World Bank chief calls for an end to poverty
Friday, October 11, 2013
World Bank president Jim Yong Kim set an interim target on Wednesday to reduce global poverty to 9 percent by 2020. If achieved, it would mark the first time the rate has gone down to single digits.
The target was based on a World Bank analysis of global poverty trends toward reaching a goal set in April of ending extreme poverty by 2030, extreme poverty being people who live on $1.25 a day or less.
According to the World Bank, an end to extreme poverty would mean the poverty level falls below 3 percent globally.
Global poverty has been dropping sharply – from 1.9 billion people in 1990 to 1.2 billion in 2010. The 9 percent target for 2020 would mean that an estimated 690 million people would still be living in extreme poverty.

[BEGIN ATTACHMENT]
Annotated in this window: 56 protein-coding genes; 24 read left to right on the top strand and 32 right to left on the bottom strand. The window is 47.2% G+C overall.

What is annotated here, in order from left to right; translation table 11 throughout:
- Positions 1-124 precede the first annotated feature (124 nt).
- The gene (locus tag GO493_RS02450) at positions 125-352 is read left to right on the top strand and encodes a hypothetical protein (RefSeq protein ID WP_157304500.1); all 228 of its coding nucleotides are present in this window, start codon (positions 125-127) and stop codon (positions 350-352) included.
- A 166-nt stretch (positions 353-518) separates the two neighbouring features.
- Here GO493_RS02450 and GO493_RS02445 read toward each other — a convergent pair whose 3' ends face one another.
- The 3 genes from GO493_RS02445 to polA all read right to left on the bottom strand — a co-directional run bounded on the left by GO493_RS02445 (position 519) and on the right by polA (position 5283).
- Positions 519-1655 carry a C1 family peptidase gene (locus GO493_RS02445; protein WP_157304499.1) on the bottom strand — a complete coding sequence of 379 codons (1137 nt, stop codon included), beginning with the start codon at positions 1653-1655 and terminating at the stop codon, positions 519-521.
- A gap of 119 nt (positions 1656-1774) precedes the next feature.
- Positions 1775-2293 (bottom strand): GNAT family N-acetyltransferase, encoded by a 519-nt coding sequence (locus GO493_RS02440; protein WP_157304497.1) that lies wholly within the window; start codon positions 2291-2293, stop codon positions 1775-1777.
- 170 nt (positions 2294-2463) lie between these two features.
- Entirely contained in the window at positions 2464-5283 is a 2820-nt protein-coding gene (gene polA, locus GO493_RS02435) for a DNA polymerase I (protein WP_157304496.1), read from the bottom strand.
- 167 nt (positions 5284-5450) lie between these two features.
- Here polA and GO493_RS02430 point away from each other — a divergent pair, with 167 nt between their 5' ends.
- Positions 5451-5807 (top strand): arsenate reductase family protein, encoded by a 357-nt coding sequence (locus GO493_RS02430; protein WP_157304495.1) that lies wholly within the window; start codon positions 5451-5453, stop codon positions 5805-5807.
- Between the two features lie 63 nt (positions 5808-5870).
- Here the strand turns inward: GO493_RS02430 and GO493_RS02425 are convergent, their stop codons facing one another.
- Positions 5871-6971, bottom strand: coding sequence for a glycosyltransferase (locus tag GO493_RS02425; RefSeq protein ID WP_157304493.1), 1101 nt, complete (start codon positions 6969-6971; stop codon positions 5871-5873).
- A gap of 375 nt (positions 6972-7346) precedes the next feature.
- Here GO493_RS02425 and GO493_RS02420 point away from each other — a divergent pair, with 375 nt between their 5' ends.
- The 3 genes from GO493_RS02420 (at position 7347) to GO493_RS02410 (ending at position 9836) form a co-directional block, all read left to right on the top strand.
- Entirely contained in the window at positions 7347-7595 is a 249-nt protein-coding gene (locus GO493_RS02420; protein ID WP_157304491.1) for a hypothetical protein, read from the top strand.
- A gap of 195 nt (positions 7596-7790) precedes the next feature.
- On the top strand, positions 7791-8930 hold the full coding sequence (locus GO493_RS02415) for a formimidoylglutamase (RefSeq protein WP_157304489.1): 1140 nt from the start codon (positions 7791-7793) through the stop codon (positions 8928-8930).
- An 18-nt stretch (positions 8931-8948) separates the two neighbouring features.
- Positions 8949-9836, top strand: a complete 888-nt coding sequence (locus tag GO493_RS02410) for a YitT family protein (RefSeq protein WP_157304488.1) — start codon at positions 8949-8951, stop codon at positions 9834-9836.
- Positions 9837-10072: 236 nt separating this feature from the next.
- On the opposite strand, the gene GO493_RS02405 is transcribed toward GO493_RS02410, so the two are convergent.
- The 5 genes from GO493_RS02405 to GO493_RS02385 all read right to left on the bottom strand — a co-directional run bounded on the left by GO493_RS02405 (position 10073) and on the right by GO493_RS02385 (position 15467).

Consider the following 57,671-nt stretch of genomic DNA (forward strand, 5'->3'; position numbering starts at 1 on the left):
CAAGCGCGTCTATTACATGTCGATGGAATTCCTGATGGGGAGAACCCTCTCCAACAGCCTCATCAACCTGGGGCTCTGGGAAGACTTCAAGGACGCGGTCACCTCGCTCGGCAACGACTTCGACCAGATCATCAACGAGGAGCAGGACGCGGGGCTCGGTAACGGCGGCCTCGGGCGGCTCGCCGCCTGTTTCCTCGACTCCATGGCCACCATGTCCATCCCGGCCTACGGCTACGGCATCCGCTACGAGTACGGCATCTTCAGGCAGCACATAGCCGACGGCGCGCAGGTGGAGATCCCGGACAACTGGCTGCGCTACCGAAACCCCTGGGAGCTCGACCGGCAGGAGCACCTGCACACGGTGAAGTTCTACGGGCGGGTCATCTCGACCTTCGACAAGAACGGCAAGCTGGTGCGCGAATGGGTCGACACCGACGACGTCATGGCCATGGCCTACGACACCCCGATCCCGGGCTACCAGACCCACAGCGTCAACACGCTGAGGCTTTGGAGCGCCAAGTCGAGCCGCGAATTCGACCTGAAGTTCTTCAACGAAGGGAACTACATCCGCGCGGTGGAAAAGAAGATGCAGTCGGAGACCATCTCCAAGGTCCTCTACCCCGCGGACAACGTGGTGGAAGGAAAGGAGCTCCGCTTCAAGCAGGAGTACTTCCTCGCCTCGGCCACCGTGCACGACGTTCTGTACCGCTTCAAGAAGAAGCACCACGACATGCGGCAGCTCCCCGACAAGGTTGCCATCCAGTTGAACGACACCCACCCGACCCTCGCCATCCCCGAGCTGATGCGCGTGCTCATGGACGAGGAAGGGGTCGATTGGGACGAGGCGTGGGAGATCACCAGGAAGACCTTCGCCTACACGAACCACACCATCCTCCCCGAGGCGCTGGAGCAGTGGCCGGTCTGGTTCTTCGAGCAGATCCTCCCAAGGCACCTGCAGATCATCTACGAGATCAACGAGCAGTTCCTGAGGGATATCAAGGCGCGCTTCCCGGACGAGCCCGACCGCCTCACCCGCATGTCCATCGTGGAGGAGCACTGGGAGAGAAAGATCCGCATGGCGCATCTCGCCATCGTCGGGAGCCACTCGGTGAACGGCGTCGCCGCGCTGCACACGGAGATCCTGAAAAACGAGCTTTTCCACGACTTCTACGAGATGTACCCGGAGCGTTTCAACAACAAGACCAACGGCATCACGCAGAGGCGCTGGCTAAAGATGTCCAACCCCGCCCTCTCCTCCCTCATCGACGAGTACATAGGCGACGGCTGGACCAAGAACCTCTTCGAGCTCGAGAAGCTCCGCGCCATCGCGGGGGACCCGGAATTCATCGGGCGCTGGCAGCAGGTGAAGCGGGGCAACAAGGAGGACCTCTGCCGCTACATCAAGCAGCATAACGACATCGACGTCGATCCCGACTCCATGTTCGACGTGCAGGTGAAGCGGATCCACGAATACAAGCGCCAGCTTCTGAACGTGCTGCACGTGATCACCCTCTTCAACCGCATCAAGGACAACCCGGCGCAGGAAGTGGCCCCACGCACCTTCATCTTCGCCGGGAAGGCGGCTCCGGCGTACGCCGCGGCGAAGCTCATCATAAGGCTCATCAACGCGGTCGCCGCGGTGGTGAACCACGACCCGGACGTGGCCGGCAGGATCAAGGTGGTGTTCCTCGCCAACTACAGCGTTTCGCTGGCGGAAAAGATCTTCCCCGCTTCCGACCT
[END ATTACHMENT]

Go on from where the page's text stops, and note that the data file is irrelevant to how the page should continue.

“Setting this target reminds us we are on the cusp of something historic – ridding the world of the scourge of people living in such abysmal conditions,” Kim said on Wednesday on the eve of the opening of the 2013 annual meetings of the World Bank and the International Monetary Fund.
“It also means that all of us developing country leaders and their partners, including the World Bank Group, need to up their game now in order to end extreme poverty,” he said.